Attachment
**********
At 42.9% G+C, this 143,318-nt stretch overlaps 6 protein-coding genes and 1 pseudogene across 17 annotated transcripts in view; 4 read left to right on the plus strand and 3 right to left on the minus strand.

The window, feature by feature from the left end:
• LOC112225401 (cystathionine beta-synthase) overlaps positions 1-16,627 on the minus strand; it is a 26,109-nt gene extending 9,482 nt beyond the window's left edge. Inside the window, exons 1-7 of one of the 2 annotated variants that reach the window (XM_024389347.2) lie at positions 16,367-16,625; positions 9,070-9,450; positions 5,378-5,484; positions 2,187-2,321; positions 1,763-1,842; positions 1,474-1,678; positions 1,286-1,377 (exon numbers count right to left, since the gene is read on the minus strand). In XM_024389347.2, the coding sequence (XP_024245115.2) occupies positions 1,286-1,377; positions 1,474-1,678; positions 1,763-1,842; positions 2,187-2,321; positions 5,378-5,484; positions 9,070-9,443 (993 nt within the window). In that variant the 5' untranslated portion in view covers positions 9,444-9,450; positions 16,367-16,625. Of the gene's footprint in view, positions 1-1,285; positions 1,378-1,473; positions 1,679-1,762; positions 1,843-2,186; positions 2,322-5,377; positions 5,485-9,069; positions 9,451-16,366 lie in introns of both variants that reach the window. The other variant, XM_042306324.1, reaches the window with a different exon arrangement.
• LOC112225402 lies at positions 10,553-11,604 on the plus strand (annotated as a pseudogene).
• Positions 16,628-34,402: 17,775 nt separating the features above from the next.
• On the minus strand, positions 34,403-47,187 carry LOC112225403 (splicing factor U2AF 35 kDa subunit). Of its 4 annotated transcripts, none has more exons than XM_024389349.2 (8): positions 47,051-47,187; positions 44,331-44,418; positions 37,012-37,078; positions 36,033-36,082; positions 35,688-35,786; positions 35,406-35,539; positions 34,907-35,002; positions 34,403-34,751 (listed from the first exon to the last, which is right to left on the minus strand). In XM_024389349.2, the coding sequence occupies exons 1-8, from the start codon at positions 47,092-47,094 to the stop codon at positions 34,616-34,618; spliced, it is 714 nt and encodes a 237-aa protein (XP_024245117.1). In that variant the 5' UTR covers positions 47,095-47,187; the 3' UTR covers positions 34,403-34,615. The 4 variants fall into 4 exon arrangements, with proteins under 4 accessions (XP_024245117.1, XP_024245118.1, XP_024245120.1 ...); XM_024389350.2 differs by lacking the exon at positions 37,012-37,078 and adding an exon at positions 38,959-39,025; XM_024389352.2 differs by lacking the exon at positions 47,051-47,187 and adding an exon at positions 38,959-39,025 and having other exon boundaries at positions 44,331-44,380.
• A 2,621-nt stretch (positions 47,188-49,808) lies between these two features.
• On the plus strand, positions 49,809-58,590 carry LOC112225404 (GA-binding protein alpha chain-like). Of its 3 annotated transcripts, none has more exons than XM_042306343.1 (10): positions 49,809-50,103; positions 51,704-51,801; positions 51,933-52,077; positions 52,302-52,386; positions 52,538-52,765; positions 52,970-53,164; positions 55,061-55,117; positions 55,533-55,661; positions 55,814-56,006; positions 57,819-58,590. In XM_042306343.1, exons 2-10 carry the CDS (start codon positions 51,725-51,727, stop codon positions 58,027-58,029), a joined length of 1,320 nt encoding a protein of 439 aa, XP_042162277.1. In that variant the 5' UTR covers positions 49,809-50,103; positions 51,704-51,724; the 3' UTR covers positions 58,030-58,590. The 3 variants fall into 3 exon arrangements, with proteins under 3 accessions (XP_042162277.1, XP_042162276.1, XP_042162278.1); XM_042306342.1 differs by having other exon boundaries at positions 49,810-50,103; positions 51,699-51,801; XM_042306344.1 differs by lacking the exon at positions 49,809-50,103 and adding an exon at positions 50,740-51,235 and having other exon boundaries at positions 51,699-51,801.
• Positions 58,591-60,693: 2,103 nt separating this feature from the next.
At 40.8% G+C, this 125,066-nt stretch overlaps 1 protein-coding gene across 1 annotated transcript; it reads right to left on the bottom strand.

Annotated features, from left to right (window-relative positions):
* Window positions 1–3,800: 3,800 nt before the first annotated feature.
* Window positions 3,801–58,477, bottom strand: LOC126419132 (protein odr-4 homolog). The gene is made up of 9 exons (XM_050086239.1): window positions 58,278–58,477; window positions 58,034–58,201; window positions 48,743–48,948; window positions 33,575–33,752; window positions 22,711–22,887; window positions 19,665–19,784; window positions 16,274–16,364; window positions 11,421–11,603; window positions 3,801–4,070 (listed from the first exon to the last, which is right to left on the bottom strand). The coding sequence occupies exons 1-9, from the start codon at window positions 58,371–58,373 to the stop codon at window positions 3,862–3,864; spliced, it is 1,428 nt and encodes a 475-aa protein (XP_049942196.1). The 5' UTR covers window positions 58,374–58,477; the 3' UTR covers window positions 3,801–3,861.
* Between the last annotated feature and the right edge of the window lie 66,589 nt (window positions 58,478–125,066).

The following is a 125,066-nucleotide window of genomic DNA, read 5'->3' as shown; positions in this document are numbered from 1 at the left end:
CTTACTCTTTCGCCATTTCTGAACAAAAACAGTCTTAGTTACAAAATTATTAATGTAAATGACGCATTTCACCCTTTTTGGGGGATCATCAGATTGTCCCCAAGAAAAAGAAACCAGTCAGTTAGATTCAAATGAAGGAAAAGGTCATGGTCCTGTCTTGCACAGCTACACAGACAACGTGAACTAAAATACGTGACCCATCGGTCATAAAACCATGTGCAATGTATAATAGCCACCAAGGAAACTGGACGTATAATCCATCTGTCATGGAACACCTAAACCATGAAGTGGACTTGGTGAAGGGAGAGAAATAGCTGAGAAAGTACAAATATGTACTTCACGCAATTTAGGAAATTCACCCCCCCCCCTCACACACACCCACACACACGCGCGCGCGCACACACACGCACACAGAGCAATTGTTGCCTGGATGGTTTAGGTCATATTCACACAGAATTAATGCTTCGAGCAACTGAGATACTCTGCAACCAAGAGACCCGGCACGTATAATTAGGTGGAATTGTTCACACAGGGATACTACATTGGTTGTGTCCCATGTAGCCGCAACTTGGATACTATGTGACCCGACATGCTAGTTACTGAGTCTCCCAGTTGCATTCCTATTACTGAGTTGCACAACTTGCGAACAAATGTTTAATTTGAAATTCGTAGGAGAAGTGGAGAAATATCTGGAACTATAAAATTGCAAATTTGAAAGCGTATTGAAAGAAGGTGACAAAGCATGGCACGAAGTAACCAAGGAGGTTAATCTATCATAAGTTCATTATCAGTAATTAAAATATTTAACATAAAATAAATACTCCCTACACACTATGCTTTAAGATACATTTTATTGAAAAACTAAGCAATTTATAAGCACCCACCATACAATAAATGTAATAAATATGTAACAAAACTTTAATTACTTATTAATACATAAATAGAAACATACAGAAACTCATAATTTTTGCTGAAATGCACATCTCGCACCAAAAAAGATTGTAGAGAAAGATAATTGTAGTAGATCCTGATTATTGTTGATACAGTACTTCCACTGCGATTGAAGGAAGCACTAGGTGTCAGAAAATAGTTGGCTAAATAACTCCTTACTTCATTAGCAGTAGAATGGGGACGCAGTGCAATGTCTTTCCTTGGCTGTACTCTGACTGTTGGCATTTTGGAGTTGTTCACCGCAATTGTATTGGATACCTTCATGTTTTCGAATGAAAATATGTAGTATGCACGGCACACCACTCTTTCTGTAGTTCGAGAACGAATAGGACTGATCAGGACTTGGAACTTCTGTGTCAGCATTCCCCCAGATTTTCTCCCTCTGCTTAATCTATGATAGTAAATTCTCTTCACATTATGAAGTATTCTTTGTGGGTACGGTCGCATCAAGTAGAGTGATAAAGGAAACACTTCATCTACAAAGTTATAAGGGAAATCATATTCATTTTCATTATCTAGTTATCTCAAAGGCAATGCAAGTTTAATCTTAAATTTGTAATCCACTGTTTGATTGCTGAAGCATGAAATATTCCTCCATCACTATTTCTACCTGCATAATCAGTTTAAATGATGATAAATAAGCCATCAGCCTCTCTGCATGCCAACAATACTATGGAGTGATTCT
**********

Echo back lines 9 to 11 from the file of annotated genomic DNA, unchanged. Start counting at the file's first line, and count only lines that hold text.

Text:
• Positions 58,591-60,693: 2,103 nt separating this feature from the next.
At 40.8% G+C, this 125,066-nt stretch overlaps 1 protein-coding gene across 1 annotated transcript; it reads right to left on the bottom strand.

Annotated features, from left to right (window-relative positions):